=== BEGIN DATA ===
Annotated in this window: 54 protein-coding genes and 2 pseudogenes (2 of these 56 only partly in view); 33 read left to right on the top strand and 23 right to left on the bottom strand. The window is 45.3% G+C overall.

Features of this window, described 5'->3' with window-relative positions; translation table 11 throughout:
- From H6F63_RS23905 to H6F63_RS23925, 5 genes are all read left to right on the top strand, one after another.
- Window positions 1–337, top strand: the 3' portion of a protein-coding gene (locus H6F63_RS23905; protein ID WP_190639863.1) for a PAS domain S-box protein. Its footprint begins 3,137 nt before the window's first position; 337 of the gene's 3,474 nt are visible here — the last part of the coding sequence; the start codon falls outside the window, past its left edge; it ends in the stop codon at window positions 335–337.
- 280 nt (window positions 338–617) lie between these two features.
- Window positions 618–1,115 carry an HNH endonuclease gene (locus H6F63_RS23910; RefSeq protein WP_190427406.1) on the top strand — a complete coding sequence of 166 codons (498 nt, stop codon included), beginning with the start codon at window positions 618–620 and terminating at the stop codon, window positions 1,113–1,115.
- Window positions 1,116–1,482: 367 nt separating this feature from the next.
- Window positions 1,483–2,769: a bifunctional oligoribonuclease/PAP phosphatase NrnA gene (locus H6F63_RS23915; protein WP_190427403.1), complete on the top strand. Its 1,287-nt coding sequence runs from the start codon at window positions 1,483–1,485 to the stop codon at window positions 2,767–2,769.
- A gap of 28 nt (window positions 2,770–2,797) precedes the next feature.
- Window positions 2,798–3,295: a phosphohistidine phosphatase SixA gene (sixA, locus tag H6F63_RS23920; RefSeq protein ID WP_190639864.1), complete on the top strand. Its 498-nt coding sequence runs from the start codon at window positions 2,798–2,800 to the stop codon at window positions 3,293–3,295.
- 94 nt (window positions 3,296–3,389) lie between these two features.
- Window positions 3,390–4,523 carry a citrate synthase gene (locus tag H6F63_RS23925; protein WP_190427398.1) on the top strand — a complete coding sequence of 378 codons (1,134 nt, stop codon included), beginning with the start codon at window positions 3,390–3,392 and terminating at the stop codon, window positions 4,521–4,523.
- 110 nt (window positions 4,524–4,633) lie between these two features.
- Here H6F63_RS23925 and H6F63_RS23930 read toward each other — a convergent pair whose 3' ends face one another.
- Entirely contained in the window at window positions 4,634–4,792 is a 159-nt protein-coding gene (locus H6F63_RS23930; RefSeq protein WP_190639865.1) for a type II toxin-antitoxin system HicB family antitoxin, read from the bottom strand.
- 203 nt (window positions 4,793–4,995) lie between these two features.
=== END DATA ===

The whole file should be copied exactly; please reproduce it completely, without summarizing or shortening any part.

Annotated in this window: 54 protein-coding genes and 2 pseudogenes (2 of these 56 only partly in view); 33 read left to right on the top strand and 23 right to left on the bottom strand. The window is 45.3% G+C overall.

Features of this window, described 5'->3' with window-relative positions; translation table 11 throughout:
- From H6F63_RS23905 to H6F63_RS23925, 5 genes are all read left to right on the top strand, one after another.
- Window positions 1–337, top strand: the 3' portion of a protein-coding gene (locus H6F63_RS23905; protein ID WP_190639863.1) for a PAS domain S-box protein. Its footprint begins 3,137 nt before the window's first position; 337 of the gene's 3,474 nt are visible here — the last part of the coding sequence; the start codon falls outside the window, past its left edge; it ends in the stop codon at window positions 335–337.
- 280 nt (window positions 338–617) lie between these two features.
- Window positions 618–1,115 carry an HNH endonuclease gene (locus H6F63_RS23910; RefSeq protein WP_190427406.1) on the top strand — a complete coding sequence of 166 codons (498 nt, stop codon included), beginning with the start codon at window positions 618–620 and terminating at the stop codon, window positions 1,113–1,115.
- Window positions 1,116–1,482: 367 nt separating this feature from the next.
- Window positions 1,483–2,769: a bifunctional oligoribonuclease/PAP phosphatase NrnA gene (locus H6F63_RS23915; protein WP_190427403.1), complete on the top strand. Its 1,287-nt coding sequence runs from the start codon at window positions 1,483–1,485 to the stop codon at window positions 2,767–2,769.
- A gap of 28 nt (window positions 2,770–2,797) precedes the next feature.
- Window positions 2,798–3,295: a phosphohistidine phosphatase SixA gene (sixA, locus tag H6F63_RS23920; RefSeq protein ID WP_190639864.1), complete on the top strand. Its 498-nt coding sequence runs from the start codon at window positions 2,798–2,800 to the stop codon at window positions 3,293–3,295.
- 94 nt (window positions 3,296–3,389) lie between these two features.
- Window positions 3,390–4,523 carry a citrate synthase gene (locus tag H6F63_RS23925; protein WP_190427398.1) on the top strand — a complete coding sequence of 378 codons (1,134 nt, stop codon included), beginning with the start codon at window positions 3,390–3,392 and terminating at the stop codon, window positions 4,521–4,523.
- 110 nt (window positions 4,524–4,633) lie between these two features.
- Here H6F63_RS23925 and H6F63_RS23930 read toward each other — a convergent pair whose 3' ends face one another.
- Entirely contained in the window at window positions 4,634–4,792 is a 159-nt protein-coding gene (locus H6F63_RS23930; RefSeq protein WP_190639865.1) for a type II toxin-antitoxin system HicB family antitoxin, read from the bottom strand.
- 203 nt (window positions 4,793–4,995) lie between these two features.